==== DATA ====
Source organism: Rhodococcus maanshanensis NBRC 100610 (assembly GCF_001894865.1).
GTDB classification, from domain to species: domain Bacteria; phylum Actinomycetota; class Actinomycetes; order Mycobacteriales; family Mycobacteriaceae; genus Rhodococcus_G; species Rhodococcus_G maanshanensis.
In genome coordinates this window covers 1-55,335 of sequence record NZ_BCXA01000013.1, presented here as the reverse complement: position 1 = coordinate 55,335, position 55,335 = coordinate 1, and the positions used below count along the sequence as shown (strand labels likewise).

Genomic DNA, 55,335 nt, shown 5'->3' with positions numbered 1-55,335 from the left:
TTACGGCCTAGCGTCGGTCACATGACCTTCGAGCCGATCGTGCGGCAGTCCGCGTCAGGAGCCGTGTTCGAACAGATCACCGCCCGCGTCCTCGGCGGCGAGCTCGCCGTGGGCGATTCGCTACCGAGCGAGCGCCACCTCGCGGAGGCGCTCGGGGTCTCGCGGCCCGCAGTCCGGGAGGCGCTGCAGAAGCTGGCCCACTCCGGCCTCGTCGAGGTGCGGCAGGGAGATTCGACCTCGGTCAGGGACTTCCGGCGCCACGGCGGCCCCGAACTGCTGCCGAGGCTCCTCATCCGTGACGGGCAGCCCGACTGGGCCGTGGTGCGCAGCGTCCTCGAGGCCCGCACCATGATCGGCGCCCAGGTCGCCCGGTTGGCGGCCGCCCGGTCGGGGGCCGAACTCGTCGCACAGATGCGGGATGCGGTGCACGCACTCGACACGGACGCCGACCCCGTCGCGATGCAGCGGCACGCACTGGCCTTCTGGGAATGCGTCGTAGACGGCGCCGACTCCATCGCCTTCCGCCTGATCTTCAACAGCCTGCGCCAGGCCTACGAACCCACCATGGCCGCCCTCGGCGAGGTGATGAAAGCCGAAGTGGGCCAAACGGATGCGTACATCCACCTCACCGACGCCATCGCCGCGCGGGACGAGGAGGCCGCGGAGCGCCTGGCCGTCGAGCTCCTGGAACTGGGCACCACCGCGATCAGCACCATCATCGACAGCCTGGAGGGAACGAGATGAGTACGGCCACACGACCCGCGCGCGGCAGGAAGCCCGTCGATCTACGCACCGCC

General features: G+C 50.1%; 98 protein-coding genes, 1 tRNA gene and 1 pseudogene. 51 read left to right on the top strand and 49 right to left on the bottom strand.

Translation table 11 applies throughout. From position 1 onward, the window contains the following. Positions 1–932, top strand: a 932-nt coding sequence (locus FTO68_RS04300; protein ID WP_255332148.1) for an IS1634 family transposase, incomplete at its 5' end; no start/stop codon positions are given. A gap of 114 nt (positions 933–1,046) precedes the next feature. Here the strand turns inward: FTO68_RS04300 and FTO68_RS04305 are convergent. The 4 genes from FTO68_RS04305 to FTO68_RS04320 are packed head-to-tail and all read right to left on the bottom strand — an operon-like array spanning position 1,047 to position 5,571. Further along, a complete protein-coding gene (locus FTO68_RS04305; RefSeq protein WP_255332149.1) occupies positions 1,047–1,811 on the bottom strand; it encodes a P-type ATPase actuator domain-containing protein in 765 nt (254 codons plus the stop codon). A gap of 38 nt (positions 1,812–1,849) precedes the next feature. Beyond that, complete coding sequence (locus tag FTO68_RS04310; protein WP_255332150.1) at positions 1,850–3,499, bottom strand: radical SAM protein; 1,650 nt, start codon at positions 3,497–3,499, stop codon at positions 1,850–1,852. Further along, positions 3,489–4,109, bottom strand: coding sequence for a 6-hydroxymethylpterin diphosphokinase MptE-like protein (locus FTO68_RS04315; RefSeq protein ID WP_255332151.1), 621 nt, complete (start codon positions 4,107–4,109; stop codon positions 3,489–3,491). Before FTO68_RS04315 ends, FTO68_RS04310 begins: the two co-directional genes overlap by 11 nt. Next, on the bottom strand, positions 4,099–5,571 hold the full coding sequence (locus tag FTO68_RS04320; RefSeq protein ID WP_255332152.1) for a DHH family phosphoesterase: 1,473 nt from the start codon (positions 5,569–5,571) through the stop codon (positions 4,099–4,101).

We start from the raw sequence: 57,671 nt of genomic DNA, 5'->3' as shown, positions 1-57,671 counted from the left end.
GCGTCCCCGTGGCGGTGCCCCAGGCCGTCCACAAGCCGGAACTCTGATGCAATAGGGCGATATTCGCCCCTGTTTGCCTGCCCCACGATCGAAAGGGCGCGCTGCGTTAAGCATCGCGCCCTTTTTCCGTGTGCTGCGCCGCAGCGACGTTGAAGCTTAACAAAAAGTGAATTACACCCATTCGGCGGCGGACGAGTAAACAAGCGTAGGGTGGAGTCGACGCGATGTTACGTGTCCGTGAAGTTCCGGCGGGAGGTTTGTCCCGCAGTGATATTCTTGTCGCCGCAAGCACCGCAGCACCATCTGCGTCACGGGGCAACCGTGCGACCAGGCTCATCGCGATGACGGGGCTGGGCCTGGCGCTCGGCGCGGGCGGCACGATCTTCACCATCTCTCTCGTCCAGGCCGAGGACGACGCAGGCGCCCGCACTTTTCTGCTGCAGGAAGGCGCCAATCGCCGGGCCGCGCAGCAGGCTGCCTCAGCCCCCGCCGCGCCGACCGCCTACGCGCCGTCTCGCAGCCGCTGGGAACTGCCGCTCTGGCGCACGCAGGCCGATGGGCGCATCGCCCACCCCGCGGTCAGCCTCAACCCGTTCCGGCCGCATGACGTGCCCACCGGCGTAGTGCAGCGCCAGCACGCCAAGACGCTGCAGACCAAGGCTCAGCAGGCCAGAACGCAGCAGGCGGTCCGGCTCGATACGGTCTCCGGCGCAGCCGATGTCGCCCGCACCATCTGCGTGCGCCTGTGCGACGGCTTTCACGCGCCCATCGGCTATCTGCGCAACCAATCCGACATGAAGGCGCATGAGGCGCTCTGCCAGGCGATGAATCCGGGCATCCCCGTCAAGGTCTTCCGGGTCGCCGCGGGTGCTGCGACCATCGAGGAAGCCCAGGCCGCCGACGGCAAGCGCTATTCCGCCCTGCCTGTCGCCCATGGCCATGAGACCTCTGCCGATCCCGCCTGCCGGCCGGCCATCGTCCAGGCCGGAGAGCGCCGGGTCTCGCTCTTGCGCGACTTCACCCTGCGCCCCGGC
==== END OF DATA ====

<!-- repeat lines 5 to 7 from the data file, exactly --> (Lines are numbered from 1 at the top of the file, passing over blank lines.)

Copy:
TTACGGCCTAGCGTCGGTCACATGACCTTCGAGCCGATCGTGCGGCAGTCCGCGTCAGGAGCCGTGTTCGAACAGATCACCGCCCGCGTCCTCGGCGGCGAGCTCGCCGTGGGCGATTCGCTACCGAGCGAGCGCCACCTCGCGGAGGCGCTCGGGGTCTCGCGGCCCGCAGTCCGGGAGGCGCTGCAGAAGCTGGCCCACTCCGGCCTCGTCGAGGTGCGGCAGGGAGATTCGACCTCGGTCAGGGACTTCCGGCGCCACGGCGGCCCCGAACTGCTGCCGAGGCTCCTCATCCGTGACGGGCAGCCCGACTGGGCCGTGGTGCGCAGCGTCCTCGAGGCCCGCACCATGATCGGCGCCCAGGTCGCCCGGTTGGCGGCCGCCCGGTCGGGGGCCGAACTCGTCGCACAGATGCGGGATGCGGTGCACGCACTCGACACGGACGCCGACCCCGTCGCGATGCAGCGGCACGCACTGGCCTTCTGGGAATGCGTCGTAGACGGCGCCGACTCCATCGCCTTCCGCCTGATCTTCAACAGCCTGCGCCAGGCCTACGAACCCACCATGGCCGCCCTCGGCGAGGTGATGAAAGCCGAAGTGGGCCAAACGGATGCGTACATCCACCTCACCGACGCCATCGCCGCGCGGGACGAGGAGGCCGCGGAGCGCCTGGCCGTCGAGCTCCTGGAACTGGGCACCACCGCGATCAGCACCATCATCGACAGCCTGGAGGGAACGAGATGAGTACGGCCACACGACCCGCGCGCGGCAGGAAGCCCGTCGATCTACGCACCGCC

General features: G+C 50.1%; 98 protein-coding genes, 1 tRNA gene and 1 pseudogene. 51 read left to right on the top strand and 49 right to left on the bottom strand.

Translation table 11 applies throughout. From position 1 onward, the window contains the following. Positions 1–932, top strand: a 932-nt coding sequence (locus FTO68_RS04300; protein ID WP_255332148.1) for an IS1634 family transposase, incomplete at its 5' end; no start/stop codon positions are given. A gap of 114 nt (positions 933–1,046) precedes the next feature. Here the strand turns inward: FTO68_RS04300 and FTO68_RS04305 are convergent. The 4 genes from FTO68_RS04305 to FTO68_RS04320 are packed head-to-tail and all read right to left on the bottom strand — an operon-like array spanning position 1,047 to position 5,571. Further along, a complete protein-coding gene (locus FTO68_RS04305; RefSeq protein WP_255332149.1) occupies positions 1,047–1,811 on the bottom strand; it encodes a P-type ATPase actuator domain-containing protein in 765 nt (254 codons plus the stop codon). A gap of 38 nt (positions 1,812–1,849) precedes the next feature. Beyond that, complete coding sequence (locus tag FTO68_RS04310; protein WP_255332150.1) at positions 1,850–3,499, bottom strand: radical SAM protein; 1,650 nt, start codon at positions 3,497–3,499, stop codon at positions 1,850–1,852. Further along, positions 3,489–4,109, bottom strand: coding sequence for a 6-hydroxymethylpterin diphosphokinase MptE-like protein (locus FTO68_RS04315; RefSeq protein ID WP_255332151.1), 621 nt, complete (start codon positions 4,107–4,109; stop codon positions 3,489–3,491). Before FTO68_RS04315 ends, FTO68_RS04310 begins: the two co-directional genes overlap by 11 nt. Next, on the bottom strand, positions 4,099–5,571 hold the full coding sequence (locus tag FTO68_RS04320; RefSeq protein ID WP_255332152.1) for a DHH family phosphoesterase: 1,473 nt from the start codon (positions 5,569–5,571) through the stop codon (positions 4,099–4,101).